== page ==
My final taste of the week was the COR Cellars Malbec.  COR has some good wines but this Malbec from a warm vintage was outright intense! This is a one glass per night type of wine.

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2009 COR Cellars, Malbec, Columbia Valley – $23
Alcohol 15.1%.  This remained a dense, almost viscous wine with extract, black fruit, and a savory tilt.  There was a meaty finish followed by a little heat and roughness in the aftertaste.  This was an intense, concentrated wine with a wall of flavor persisting through the spicy finish.  ** Now-2018.

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Drinking on an Electric Coffin Table

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My recent trip to Seattle was shorter than normal.  I try to balance my free time between tasting new wines, working on my blog, and dining with Clark and Julia.  With only three free evenings I managed all three.   For my first night I picked up two bottles of red wine to taste over the duration of my stay.  I picked up the 2011 Guild Winemakers, Red Wine because I liked the idea of trying a red blend from Oregon and was sold on by the inclusion of Durif in this one.  The price was right, the varietals amongst my favorite, and fortunately the wine itself was good.  It drank well and has a short-term development potential.  I would not hesitate to stock up on a few bottles of this wine.  I picked up the 2010 JM Cellars, Bramble Bump Red because Julia gave me a bottle from JM Cellars during an earlier visit this year.  This bottle was seductive and ready for current drinking.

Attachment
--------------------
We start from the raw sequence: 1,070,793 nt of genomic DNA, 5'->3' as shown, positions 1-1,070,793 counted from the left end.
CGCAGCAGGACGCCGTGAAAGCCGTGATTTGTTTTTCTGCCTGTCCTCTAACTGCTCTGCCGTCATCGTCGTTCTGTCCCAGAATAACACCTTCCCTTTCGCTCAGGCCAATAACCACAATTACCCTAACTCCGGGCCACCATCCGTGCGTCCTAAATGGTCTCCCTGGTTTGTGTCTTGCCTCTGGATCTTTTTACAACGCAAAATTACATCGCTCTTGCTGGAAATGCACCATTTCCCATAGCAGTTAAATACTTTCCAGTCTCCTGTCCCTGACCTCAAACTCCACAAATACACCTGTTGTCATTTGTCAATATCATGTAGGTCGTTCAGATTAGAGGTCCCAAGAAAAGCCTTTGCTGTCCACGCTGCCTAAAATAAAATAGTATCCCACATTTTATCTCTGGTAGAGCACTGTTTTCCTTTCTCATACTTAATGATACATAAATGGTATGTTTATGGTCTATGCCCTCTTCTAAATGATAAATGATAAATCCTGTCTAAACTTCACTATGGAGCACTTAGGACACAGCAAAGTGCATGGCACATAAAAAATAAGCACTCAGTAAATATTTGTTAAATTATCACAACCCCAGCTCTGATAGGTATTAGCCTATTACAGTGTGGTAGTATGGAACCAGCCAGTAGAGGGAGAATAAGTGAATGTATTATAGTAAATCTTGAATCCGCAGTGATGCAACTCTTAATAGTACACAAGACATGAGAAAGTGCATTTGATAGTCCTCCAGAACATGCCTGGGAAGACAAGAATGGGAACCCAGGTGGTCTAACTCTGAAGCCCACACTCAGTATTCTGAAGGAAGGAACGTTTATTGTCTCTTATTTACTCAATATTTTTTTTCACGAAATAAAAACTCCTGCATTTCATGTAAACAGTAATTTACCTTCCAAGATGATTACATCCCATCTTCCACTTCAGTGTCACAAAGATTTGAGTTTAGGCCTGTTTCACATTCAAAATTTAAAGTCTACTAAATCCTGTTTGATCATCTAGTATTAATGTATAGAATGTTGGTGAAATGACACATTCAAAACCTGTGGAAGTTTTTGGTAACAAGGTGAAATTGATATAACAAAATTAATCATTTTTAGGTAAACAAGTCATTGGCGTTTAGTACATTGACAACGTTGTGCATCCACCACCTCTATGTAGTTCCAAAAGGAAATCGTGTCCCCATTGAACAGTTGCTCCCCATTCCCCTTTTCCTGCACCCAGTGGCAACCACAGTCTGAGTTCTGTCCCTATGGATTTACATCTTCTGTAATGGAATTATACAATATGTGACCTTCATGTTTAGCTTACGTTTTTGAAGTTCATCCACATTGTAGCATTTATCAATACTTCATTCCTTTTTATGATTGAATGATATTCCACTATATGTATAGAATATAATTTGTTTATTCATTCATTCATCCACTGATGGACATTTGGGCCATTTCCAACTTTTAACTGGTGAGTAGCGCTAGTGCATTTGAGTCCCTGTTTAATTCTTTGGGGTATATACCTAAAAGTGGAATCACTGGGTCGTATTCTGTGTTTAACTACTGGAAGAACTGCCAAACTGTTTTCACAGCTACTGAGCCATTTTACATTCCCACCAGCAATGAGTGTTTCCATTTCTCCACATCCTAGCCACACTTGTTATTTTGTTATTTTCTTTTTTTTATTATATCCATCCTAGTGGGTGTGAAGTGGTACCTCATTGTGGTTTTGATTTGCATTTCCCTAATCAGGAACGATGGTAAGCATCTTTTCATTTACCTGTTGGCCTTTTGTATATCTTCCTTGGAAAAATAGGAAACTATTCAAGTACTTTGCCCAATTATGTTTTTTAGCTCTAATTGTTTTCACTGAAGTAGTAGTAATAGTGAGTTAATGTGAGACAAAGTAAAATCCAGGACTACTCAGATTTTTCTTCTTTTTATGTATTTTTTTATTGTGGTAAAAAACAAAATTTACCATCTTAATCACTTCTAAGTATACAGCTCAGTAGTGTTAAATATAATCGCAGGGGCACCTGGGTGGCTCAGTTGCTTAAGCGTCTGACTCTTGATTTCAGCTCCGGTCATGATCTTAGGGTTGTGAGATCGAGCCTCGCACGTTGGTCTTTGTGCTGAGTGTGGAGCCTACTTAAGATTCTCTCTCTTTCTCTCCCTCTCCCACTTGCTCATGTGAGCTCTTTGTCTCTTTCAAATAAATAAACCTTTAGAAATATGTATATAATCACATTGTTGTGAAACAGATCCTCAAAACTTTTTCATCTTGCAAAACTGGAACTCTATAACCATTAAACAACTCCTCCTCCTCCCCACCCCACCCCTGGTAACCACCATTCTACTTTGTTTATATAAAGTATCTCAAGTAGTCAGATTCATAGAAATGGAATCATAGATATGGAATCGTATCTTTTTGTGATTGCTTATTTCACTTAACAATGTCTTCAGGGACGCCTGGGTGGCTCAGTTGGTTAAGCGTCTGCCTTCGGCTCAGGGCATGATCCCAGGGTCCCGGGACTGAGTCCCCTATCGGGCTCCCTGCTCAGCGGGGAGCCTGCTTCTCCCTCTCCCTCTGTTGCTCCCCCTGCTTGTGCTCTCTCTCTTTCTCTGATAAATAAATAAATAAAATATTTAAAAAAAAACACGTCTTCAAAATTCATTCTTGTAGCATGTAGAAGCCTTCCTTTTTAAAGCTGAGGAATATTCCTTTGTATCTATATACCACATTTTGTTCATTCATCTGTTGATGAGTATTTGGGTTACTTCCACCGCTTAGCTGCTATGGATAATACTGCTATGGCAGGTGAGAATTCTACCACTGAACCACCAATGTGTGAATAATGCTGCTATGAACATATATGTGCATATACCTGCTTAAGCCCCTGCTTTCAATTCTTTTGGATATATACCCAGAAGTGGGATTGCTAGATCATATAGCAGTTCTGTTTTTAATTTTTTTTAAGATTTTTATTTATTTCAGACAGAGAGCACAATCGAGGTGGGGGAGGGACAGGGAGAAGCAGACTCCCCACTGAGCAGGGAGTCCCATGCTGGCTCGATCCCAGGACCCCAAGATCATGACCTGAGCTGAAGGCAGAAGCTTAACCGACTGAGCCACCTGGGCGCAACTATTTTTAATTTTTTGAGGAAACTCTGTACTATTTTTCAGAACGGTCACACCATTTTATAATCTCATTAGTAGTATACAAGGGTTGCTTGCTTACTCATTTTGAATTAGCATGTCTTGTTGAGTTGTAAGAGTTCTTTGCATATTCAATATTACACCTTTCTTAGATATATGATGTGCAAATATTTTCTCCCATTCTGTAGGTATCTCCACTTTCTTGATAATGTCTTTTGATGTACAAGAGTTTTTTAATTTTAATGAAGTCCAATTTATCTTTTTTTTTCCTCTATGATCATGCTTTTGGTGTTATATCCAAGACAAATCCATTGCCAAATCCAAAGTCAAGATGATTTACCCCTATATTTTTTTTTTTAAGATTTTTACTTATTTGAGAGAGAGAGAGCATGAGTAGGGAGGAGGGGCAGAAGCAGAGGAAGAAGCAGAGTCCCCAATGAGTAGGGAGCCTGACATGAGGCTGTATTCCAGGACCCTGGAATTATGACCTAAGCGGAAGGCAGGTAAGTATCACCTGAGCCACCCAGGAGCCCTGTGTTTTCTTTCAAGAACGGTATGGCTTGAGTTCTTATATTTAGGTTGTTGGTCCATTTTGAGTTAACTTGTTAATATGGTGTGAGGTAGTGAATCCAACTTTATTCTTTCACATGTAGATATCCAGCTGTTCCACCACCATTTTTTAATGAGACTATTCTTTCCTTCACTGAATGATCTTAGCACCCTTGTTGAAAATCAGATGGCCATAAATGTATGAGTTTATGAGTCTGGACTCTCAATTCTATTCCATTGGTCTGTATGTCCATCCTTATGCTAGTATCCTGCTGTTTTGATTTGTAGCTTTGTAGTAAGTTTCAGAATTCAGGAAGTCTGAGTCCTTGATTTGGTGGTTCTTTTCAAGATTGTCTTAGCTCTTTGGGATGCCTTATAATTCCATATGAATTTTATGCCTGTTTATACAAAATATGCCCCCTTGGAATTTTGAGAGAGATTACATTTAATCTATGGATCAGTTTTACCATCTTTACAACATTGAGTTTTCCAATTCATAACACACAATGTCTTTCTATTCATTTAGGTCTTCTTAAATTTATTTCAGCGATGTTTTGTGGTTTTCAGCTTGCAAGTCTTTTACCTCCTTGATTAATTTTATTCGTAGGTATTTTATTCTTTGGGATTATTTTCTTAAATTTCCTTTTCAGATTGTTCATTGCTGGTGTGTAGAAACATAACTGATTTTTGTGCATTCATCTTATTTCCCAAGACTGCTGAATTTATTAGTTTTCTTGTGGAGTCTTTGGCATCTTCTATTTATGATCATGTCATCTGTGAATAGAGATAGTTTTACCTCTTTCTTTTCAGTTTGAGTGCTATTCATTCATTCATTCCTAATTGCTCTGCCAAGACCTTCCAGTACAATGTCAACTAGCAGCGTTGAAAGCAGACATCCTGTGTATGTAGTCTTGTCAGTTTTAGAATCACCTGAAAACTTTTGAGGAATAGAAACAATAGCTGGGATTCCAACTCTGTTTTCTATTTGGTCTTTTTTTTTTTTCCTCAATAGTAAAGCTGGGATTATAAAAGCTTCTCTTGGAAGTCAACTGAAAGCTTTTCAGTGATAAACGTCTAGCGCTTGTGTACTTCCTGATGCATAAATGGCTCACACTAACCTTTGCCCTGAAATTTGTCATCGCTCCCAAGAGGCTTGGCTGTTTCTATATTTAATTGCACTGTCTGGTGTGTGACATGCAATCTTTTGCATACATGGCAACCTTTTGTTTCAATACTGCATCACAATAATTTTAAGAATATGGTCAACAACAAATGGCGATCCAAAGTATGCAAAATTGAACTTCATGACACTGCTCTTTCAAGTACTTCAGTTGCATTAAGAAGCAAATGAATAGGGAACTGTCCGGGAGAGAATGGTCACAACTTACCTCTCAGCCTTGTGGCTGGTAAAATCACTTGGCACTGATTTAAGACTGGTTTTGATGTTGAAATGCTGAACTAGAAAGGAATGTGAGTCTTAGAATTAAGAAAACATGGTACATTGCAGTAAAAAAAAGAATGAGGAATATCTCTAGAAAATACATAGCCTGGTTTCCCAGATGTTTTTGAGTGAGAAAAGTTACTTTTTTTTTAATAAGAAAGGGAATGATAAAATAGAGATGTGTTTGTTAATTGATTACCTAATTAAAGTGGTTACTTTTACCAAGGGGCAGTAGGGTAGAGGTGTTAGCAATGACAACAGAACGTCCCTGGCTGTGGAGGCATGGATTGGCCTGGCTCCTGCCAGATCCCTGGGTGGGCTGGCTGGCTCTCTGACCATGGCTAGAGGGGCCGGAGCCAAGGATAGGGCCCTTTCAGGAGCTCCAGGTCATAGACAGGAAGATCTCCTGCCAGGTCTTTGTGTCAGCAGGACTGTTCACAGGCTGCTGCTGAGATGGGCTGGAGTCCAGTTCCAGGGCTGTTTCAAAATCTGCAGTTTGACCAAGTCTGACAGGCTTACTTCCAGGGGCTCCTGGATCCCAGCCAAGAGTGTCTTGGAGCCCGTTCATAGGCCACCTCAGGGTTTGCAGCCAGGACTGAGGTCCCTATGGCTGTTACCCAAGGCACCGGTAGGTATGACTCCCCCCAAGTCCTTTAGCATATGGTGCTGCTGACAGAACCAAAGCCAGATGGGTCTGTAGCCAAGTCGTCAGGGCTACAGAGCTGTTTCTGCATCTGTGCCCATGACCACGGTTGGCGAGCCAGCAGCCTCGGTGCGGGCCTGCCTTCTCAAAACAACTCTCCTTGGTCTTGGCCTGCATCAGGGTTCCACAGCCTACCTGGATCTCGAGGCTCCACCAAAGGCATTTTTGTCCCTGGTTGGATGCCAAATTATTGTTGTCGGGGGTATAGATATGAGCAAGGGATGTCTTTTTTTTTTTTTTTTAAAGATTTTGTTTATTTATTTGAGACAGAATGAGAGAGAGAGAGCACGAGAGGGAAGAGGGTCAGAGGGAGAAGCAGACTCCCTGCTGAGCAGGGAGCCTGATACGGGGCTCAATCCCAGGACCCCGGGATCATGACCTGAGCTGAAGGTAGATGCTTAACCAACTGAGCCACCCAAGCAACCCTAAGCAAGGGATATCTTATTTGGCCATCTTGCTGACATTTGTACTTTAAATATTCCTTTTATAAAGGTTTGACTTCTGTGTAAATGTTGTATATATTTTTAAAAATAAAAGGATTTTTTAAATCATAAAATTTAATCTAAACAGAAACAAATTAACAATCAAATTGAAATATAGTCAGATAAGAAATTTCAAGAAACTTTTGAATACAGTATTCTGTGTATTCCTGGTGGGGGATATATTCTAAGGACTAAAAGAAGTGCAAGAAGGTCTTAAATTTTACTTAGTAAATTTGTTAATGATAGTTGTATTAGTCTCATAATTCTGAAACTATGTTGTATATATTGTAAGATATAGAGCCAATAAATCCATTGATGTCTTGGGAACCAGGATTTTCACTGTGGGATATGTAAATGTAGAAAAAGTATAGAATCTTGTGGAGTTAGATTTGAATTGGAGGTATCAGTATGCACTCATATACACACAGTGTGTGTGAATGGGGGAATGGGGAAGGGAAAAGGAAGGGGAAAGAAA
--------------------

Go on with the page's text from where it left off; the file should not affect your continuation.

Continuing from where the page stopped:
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2011 Guild Winemakers, Red Wine, Columbia Valley – $13
This wine is a blend of 29% Durif, 22% Cinsault, 21% Syrah, 15% Mourvedre, and 13% Grenache.  Alcohol 14.4%.  There was a subtle nose.  In the mouth there was somewhat dense red fruit, acidity in the middle of flavors, more red fruit then tangy black fruit.  This wine has strength with some firm wood tannins.  **(*) 2014-2017.

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2010 JM Cellars, Bramble Bump Red, Columbia Valley – $20
This wine is a blend of 65% Merlot, 15% Petit Verdot, 12% Malbec, and 8% Cabernet Franc.  Alcohol 14.9%.  The nose revealed sweet fruit aromas.  In the mouth there were smooth, weightier fruit which was darker with integrated acidity.  The flavors were marked by cedar like notes,  The structure was approachable with wood hints.  ** Now-2016.